Many people associate Uzbekistan with bazaars since it has been this way for thousands of years. Now, this thousand-year-old tradition is rapidly changing. Colorful bazaars are being replaced by modern shopping malls, supermarkets, and convenience stores. You can no longer bargain over prices here, but these modern ways of shopping are much more comfortable because things like rain, snow, and heat no longer interfere. You can buy everything you need quickly and in one place then simply pay at checkout.
If we switch gears for a moment from aesthetics to economics, it is important to know that each square meter of a supermarket provides several times more money than an open market or bazaar for both the seller and the landowner even if the landowner is the state or city. In addition, supermarkets are much easier to ensure food safety control and proper payment of taxes.
The EastFruit team has long discussed the need to orient the entire cycle of growing, storing, processing, and selling fresh fruits and vegetables to the needs of supermarket chains. After all, these formats are the future of our trade. Even if trade moves online, which is already happening in other countries, the requirements and infrastructure remain relatively the same in regards to storage, sorting, processing, packaging, and distribution centers with cold chain support.
The struggle for the consumer has been unfolding here among supermarkets thanks to improvements in the investment climate for Uzbekistan. Carrefour stores promise to open as the first international supermarket chain for Uzbekistan by the end of 2020. The European Bank for Reconstruction and Development (EBRD) has supported the ambitious expansion plans of the supermarket chain Korzinka.uz (market leader in store numbers), which wants to expand to 140 stores by 2025. Magnum Cash & Carry, the largest trade and retail chain in Kazakhstan, also announced plans to enter the Uzbek market.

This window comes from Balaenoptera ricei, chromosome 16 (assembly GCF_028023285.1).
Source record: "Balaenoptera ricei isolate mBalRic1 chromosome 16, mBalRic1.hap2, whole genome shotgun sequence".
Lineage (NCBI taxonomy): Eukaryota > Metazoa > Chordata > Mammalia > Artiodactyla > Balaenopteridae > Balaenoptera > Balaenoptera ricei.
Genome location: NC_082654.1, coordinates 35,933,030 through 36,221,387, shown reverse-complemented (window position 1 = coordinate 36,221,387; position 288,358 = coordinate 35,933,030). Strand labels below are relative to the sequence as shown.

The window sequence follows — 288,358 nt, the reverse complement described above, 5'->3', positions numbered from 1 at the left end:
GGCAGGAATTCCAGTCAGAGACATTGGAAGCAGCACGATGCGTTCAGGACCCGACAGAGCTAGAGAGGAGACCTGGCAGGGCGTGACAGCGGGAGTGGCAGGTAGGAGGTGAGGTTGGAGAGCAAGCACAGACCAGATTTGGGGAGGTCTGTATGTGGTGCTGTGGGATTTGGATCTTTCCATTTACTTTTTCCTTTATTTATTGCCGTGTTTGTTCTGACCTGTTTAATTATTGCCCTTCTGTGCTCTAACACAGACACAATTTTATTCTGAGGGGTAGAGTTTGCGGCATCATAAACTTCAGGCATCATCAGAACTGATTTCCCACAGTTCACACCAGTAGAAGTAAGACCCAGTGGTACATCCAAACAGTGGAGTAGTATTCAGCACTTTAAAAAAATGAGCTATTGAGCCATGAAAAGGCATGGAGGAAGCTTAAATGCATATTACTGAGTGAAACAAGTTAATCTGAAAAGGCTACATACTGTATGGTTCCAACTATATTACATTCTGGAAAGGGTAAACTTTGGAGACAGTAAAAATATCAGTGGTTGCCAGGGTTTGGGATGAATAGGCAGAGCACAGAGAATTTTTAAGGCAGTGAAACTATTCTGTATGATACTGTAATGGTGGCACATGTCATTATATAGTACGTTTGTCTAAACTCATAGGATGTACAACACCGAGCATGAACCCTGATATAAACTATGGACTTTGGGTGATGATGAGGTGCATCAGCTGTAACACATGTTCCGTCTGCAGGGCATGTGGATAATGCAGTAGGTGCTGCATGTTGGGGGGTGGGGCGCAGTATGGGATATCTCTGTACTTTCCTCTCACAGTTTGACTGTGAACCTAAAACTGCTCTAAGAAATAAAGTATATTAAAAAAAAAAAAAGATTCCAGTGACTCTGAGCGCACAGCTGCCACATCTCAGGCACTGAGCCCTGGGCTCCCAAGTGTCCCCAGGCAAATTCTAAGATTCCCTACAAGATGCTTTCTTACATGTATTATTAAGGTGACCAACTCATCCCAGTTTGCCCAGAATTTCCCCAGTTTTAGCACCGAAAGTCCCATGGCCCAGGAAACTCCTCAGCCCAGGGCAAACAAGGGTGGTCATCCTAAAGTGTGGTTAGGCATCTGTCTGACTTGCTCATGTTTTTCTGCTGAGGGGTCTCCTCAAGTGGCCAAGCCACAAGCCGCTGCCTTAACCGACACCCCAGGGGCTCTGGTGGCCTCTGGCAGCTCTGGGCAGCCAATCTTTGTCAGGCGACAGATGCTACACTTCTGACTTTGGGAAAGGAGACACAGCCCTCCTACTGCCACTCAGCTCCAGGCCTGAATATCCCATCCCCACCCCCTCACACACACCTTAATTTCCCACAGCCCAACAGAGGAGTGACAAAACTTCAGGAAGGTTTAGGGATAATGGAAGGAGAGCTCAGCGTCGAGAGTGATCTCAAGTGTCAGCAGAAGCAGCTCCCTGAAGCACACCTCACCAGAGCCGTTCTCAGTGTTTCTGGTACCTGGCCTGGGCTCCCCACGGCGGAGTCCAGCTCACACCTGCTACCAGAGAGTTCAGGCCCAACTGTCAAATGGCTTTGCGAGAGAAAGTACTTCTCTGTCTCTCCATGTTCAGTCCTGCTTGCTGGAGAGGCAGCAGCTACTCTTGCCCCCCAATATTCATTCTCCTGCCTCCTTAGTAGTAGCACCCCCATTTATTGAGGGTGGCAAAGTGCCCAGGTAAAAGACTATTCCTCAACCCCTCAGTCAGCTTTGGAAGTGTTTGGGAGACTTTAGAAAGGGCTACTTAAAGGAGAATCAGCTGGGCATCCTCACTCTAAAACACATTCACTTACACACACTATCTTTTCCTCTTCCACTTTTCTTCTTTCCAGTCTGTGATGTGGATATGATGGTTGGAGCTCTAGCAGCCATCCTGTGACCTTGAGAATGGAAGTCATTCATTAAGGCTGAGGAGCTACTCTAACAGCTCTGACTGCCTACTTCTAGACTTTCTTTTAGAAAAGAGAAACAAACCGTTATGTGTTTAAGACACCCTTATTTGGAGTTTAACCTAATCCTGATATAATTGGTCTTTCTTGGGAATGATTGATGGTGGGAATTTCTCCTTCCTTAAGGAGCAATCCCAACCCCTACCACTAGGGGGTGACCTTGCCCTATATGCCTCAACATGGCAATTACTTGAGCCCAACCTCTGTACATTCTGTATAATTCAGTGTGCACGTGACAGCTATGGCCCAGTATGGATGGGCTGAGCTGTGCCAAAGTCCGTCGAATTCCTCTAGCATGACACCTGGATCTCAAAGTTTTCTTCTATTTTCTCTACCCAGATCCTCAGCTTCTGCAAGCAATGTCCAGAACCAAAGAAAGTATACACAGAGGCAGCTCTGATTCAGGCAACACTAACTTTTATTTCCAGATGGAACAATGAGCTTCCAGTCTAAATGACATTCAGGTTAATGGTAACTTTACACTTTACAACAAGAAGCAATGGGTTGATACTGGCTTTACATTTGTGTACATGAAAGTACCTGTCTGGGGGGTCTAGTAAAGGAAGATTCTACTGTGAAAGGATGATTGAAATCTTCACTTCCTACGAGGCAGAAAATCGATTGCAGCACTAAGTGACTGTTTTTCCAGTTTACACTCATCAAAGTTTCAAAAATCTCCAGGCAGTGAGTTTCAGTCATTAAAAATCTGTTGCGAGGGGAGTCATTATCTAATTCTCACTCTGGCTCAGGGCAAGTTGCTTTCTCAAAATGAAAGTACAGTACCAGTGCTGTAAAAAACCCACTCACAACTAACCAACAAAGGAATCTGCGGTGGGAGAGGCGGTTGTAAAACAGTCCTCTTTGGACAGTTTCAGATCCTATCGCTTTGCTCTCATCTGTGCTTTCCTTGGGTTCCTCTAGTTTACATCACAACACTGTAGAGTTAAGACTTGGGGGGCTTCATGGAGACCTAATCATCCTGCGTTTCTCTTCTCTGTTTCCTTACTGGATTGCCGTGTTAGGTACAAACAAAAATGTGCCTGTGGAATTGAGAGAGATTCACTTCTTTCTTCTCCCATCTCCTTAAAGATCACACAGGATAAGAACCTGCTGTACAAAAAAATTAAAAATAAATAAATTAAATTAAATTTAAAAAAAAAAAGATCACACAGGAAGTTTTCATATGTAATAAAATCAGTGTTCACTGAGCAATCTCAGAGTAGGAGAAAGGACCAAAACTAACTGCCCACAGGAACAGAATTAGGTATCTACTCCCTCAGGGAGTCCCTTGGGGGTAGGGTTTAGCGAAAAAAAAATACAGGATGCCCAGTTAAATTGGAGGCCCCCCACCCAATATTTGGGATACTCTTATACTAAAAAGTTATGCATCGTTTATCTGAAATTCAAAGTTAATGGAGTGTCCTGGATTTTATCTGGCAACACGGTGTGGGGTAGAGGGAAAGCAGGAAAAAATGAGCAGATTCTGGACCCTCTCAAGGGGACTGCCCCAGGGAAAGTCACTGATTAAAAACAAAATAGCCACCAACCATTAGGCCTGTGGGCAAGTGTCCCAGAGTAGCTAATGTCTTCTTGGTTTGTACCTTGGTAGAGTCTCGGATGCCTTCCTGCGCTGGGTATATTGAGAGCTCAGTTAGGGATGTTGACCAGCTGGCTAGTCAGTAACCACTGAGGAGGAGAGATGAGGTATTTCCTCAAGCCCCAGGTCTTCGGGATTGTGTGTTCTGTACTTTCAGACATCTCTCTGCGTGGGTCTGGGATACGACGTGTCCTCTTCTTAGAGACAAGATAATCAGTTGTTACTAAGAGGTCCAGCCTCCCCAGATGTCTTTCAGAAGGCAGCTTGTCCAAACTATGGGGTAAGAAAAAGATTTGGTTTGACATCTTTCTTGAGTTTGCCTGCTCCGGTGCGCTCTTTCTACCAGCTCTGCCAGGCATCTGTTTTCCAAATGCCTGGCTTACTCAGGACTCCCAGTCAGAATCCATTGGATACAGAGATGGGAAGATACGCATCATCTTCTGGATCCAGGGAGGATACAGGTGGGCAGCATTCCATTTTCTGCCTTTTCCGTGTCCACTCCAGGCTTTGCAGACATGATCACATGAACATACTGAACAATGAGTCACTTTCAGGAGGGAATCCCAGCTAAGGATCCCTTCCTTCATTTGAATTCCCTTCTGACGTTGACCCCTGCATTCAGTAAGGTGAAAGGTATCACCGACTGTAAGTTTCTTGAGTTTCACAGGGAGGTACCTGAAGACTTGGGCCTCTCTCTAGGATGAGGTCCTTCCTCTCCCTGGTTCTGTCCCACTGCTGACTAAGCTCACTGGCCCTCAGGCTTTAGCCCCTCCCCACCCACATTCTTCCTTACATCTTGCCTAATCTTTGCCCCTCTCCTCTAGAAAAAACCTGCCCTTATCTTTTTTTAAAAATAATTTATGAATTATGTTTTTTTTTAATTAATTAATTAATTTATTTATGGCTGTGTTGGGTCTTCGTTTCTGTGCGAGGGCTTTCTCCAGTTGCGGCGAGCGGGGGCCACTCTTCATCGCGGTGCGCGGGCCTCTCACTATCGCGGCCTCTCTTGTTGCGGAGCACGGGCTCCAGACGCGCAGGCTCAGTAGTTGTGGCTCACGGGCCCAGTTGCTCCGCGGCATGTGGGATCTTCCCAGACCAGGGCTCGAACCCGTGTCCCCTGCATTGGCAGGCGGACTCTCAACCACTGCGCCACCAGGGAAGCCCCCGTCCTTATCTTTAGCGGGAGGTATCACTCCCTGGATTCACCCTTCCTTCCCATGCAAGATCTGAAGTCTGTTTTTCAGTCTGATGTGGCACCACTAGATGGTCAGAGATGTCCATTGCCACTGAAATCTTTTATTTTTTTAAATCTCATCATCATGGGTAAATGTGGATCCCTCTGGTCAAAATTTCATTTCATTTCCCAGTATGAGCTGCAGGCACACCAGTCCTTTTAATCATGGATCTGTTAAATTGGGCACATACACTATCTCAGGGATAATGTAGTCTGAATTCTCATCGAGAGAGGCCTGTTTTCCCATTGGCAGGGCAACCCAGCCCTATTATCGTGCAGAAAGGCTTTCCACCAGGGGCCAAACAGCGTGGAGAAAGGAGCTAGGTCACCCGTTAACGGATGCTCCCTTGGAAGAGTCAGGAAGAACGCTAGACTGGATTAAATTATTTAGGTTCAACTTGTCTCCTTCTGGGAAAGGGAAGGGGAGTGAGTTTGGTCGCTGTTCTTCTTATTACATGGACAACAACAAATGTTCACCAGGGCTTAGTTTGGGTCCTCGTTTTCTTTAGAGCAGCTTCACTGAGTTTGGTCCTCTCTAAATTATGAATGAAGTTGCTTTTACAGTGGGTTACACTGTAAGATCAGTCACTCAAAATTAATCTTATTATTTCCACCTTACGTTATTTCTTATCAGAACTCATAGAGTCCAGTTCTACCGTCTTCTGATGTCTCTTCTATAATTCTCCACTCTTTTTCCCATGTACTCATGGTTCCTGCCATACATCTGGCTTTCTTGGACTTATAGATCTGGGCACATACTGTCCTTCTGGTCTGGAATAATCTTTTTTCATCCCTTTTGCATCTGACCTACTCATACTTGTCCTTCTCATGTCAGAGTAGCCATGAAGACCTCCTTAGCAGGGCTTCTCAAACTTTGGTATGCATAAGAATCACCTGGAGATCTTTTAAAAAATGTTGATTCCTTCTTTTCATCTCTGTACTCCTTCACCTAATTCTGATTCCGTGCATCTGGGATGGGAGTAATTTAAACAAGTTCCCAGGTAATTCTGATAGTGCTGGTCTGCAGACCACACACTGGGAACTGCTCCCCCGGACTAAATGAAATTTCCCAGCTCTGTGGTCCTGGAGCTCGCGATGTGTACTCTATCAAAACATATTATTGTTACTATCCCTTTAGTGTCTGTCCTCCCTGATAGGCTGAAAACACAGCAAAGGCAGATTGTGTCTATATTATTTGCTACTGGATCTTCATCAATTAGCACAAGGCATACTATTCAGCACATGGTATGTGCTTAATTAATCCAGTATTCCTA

EastFruit’s audit of supermarket fruit and vegetable departments in Uzbekistan conducted at the end of November showed that small local chains can compete successfully with market leaders. Unexpectedly, even for us, the small supermarket chain Green Apple ousted the leaders Korzinka.uz and Makro due to their complex assortments in their produce department.
On December 9th, another ambitious newcomer Baraka Market joined the race for the hearts and wallets of consumers and decided to open five stores at once! The stores operate in the convenience store format. “We are opening the first five retail outlets and in January their number will be 50. In 2021, you can find a Baraka Market in every district of Tashkent and beyond. Our brand will be present in Tashkent, the Tashkent region, and in other regions of the Republic of Uzbekistan,” stressed Valery Razumov, General Director of Urban Retail JV LLC at the opening Baraka Market chain of stores, writes Podrobno.uz
The company justifies its ambitious implementation plans in retail because of its international team with experience in other countries of the region. It is also interesting to note that a popular bulletin board in Uzbekistan also operates under the Baraka brand; however, we did not find any mention this is the same enterprise as well as another website of the Baraka Market company.
In any case, retail market competition in Uzbekistan, and even in Georgia and Moldova, is developing very rapidly. In terms of network penetration, Uzbekistan is still far from regional leaders like Russia and Ukraine. Yet, we once again want to draw the attention of all farmers and wholesalers to the need to adapt production and trade to the requirements of these retail networks since they a fast becoming a very interesting channel for selling products.
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